- Winter Whimsy – Designed and illustrated by Bailey Sullivan, the stamps feature symmetrical snowflakes before a single-colored background. These colors include navy, blue, teal, tan or dark blue-green. The stamps will be sold in a booklet of 20.
- Save Manatees – The stamp issue will bring awareness about the ecological threats facing manatees. Particularly, how human vigilance can pose vital to their protection. The graphic design, created by Nancy Stahl, features a manatee near the surface of the water.
- Protect Sea Turtles – The stamps were designed to feature the protected sea turtles under the Endangered Species Act. Designed by Derry Noyes, it showcases close-up photographs of six species – the loggerhead, leatherback, hawksbill, Kemp’s ridley, olive ridley and green sea turtle.
- Horses – This stamp series features the profiles of six horses. The photographs were captured by Stephanie Moon and Karen Wegehenkel.
- Low Denomination Flowers – Each stamp will feature a different floral design. For one cent, a fringed tulip, two for daffodils, three for peonies, five for red tulips and 10 for poppies and coneflowers. The artwork was done by Harold Davis, who mixed elements of technology to create the designs.
- Wedding Blooms – This stamp features a vertical graphic illustration of brightly colored flowers. The artwork was an existing piece by Kim Parker. The stamp is commonly used for birthday invitations, weddings, anniversaries and other festive occasions.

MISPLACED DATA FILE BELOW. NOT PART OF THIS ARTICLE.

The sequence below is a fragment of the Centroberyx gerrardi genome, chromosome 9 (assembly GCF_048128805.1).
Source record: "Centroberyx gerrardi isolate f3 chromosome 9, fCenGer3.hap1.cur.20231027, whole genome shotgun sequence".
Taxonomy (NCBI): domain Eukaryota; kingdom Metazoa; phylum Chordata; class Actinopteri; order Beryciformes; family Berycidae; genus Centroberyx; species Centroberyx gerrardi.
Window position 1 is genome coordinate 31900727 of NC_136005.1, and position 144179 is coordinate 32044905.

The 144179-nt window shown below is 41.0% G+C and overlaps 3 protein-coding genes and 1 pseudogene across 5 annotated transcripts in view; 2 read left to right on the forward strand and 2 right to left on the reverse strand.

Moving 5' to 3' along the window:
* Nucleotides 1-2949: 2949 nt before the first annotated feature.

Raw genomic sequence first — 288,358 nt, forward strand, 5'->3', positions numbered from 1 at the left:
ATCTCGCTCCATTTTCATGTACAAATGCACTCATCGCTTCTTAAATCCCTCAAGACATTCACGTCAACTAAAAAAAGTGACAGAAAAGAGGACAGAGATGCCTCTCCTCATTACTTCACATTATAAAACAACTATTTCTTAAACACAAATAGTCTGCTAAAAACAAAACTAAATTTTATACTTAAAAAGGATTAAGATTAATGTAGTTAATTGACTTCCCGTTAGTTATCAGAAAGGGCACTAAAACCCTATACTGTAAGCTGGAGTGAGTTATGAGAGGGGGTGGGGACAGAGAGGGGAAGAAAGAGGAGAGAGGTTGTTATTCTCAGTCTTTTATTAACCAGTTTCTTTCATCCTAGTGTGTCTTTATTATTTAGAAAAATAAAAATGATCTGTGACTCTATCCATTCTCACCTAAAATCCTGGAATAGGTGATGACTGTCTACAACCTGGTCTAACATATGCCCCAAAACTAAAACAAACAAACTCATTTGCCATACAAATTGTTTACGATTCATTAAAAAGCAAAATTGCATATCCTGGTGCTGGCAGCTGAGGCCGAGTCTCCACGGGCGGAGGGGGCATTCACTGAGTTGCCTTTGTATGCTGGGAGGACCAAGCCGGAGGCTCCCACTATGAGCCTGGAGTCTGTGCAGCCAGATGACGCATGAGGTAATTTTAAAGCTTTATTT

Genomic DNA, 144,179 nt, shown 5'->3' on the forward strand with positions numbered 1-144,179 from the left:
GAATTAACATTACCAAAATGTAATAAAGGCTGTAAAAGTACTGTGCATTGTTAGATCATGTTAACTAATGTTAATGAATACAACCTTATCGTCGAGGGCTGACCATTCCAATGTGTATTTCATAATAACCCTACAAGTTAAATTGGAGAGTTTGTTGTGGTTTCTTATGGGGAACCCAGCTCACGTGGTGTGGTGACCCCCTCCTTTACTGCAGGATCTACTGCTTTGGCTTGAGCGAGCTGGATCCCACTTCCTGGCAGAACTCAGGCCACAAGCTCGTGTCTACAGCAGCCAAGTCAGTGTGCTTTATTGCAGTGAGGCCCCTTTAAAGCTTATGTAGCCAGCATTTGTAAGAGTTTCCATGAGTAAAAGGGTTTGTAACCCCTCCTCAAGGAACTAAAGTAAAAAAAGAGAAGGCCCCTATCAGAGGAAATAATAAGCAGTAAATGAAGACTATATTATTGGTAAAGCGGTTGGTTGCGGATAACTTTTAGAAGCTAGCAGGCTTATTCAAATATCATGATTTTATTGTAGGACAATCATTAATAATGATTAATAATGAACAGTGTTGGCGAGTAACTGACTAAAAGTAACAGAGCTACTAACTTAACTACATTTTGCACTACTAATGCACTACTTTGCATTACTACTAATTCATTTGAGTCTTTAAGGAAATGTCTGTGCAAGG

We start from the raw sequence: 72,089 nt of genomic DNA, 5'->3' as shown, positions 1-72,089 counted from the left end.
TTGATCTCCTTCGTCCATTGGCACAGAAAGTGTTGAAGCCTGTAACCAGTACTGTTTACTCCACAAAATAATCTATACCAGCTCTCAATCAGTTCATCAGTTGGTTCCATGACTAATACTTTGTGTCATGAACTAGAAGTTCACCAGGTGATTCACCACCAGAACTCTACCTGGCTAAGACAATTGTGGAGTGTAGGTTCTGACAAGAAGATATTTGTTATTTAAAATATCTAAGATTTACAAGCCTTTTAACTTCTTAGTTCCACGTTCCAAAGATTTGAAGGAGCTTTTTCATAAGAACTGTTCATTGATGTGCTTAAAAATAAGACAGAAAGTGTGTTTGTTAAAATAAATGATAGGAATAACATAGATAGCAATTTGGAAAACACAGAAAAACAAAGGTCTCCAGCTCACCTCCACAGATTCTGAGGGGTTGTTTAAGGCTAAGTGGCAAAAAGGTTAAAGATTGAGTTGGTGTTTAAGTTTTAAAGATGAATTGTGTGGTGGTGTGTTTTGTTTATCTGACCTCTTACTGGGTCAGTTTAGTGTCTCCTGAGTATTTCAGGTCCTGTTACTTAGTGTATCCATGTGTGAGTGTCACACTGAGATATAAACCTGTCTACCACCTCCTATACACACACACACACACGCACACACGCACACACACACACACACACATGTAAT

- Celebration Blooms – Similar to the Wedding Bloom, this stamp features a horizontal graphic illustration of brightly colored flowers. The artwork was also done by Parker. USPS recommends their use for RSVP envelopes, party invitations, thank-you notes and celebratory occasions.
- Garden Delight – Featuring photographs by Ben King, these stamps showcase the natural scenery of hummingbirds. The birds are hovering next to a zinnia, cigar flower and sunflower.
- $1 Floral Geometry – This new stamp is priced at one dollar. The design, created by the film Spaeth Hill, features a symmetrical floral pattern on a watercolor background. Their use is recommended for packages, large envelopes and other mailings.
- Love – This ode to love features a stylized bird in flight before a red background. The bird, carrying a love note in its beak, was originally illustrated by Katie Kirk.
- Radiant Star – Intended for bulk purposes, the stamp features a vibrant graphic design of a blue star. The star also has red and white stripes. The original stamp design was done by Carol Beehler and will be sold in coils of 3,000 and 10,000.
- Pinback Buttons – Created to “add cheer and whimsical flair,” these stamps feature 10 typographic designs from 10 different artists. The stamps themselves are round with a shadow effect to emulate a three-dimensional pin.
Source: NBC Los Angeles